One sunny Saturday I was out with my family cycling the North Downs Way when we came across an especially large and muddy puddle (therefore coined the Puddle of Doom).. Please bear in mind that this was at the end of a long day cycling and I was wearing a lovely pale pink t-shirt. The dry path alongside this huge puddle was very narrow and bumpy. Due to my CP I struggle to stay in a straight line and wobble all over the place to try to stay upright. Anyway on this occasion, I let everyone else go ahead of me through the giant puddle and they were all successful. Then it was my turn to take on the Puddle of Doom…I got halfway along (right to the deepest part)… And then splat-down I go-I managed to end up with a very distinctive pattern across my chest-half the lovely pale pink and half the delightful black, soggy mud. Of course it was just at this point that my lovely family decided to stop off at a café so I could show off my great new look. That is something I have definitely learnt to deal with over the years-just embrace the mud, scrapes and bruises from my falls.
Another occasion that comes to mind is on another family bike day out and up a particularly steep and long hill which I was struggling on. Normally when faced with a hill I am fiercely determined to keep going all the way to the top without walking, however on this occasion I was flagging. Dad decided this was the perfect time to offer me a Turbo Boost-this involved cycling alongside me and pushing my bike by the saddle whilst both he and I continued to cycle. Needless to say this genius idea did not go as planned. I fell, my bike fell on top of me, Dad on top of that and lastly his bike on the top of this dramatic pile up! Thankfully no major injuries were suffered and I then scrambled out from the stack and got back on my bike, determined to keep going but I can confirm the Turbo Boost has it yet been repeated.
The last notable dismount happened when I was cycling to the river. The route onto the tow path involves a very narrow path between a barb wire fence on one side and a high wooden fence on the other. Along the wooden fence is a mass of nettles, so a really promising combination of circumstances. Whilst cycling down this tricky route I was trying desperately hard to avoid the barbed wire and as a result ended up crashing hard into the mass of nettles and wooden fence. I think the shock of this fall was the worst part of it as I was completely wiped out by it. I was then encouraged to eventually get back on my bike and continue cycling. I ended up with some lovely rashes and impressive bruises from that fall. Worse still in the following week my shoulder was in agony, so much so that I ended up getting it x-rayed. Thankfully nothing was broken but it definitely shook me up and reminded me how I do not get on well with narrow paths.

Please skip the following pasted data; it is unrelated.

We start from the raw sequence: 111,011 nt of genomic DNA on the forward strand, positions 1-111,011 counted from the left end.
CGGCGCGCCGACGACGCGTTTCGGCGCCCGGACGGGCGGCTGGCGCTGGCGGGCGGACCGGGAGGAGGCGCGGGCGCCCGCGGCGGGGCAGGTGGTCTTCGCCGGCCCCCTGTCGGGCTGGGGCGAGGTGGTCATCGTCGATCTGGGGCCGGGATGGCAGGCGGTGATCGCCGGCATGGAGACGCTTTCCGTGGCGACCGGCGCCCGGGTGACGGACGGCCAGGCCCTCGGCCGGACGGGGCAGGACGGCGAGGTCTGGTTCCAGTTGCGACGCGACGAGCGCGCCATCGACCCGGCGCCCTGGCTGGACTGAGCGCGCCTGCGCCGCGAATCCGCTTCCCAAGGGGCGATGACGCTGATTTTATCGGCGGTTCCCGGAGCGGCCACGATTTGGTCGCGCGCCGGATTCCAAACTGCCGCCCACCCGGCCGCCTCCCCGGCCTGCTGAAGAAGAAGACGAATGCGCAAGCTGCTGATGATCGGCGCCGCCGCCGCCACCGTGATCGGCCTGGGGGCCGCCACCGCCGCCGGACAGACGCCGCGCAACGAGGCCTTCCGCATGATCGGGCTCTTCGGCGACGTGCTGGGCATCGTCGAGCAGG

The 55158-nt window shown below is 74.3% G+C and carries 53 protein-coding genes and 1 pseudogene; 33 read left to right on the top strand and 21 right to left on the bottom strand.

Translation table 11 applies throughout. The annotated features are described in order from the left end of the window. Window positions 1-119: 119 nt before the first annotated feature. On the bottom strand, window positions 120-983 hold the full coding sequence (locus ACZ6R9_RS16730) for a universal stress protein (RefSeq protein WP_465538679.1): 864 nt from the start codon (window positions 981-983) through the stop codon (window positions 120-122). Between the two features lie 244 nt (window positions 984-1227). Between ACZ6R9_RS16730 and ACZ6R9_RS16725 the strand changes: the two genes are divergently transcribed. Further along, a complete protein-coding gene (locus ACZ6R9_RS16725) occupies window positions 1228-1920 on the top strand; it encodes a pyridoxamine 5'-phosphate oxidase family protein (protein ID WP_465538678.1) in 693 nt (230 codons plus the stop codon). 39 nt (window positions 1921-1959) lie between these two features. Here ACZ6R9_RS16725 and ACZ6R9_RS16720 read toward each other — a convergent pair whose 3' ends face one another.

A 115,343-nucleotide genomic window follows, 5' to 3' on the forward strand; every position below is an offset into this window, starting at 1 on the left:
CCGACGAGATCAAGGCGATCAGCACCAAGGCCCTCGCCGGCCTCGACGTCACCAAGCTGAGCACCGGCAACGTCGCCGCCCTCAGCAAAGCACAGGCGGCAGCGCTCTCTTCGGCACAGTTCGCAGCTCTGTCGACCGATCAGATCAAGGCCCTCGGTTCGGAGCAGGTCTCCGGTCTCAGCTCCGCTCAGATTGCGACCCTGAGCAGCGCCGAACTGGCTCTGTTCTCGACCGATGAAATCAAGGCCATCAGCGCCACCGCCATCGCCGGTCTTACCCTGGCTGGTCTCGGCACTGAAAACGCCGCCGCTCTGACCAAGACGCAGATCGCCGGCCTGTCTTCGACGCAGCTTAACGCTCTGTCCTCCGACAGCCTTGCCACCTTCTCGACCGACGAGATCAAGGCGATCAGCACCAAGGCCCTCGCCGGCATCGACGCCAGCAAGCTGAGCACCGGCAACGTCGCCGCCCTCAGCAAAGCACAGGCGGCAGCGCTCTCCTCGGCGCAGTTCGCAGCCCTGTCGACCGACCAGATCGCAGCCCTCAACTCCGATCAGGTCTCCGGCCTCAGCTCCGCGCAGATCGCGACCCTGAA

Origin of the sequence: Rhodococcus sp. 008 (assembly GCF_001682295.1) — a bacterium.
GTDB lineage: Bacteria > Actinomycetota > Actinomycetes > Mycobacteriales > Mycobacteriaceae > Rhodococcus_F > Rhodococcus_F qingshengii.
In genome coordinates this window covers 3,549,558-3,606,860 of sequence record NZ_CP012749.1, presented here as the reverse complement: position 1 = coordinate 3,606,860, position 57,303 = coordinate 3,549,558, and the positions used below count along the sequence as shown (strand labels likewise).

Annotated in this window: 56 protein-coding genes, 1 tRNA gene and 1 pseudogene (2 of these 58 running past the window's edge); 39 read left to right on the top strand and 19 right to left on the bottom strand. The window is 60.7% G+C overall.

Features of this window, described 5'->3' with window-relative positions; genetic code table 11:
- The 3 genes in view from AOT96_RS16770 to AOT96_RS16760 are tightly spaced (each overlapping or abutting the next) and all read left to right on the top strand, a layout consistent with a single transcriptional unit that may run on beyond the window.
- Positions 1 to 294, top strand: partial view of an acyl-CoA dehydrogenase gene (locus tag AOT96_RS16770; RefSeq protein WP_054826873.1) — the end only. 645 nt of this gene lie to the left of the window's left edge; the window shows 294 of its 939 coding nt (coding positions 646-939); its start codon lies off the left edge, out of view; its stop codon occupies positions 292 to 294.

Cycling in London
When I moved to London, Mum suggested I find a back route to cycle to work. I was immediately told by Dad that it was just not going to happen and I agree. Although I will not be defeated by much the idea of cycling in London absolutely terrified me and I will stay firmly on my own two feet. This is because of the crazy busy roads, narrow cycle lanes, my wobbling like jelly all over the road and the fact that when on a bike I forget that traffic lights apply! My cycling in London stays firmly in the gym where I take on spinning classes. These are a challenge in their own right as due to my CP and my knees going inward I have bashed my knees into the bike at high speeds on countless occasions. Not clever and not fun! Another element of spinning is when I manage to let my foot slip off the pedal and get that smashing directly into the centre of my shin! Ah well it is all worth it for the fun and freedom of pedalling away!
So I know this is a long one but I hope this portrays a bit of what it is like to do one of these everyday activities with CP. Despite all the dramas and scrapes I have got myself into I love cycling and am so grateful that I persevered with it as nothing beats the sense of achievement of conquering a big hill or the freedom of the wind in my hair. I hope this shows that despite the obstacles we are faced with, enough perseverance and determination will let you succeed at something you may not have thought possible.For more blogs please visit: https://yasmindenehy.home.blog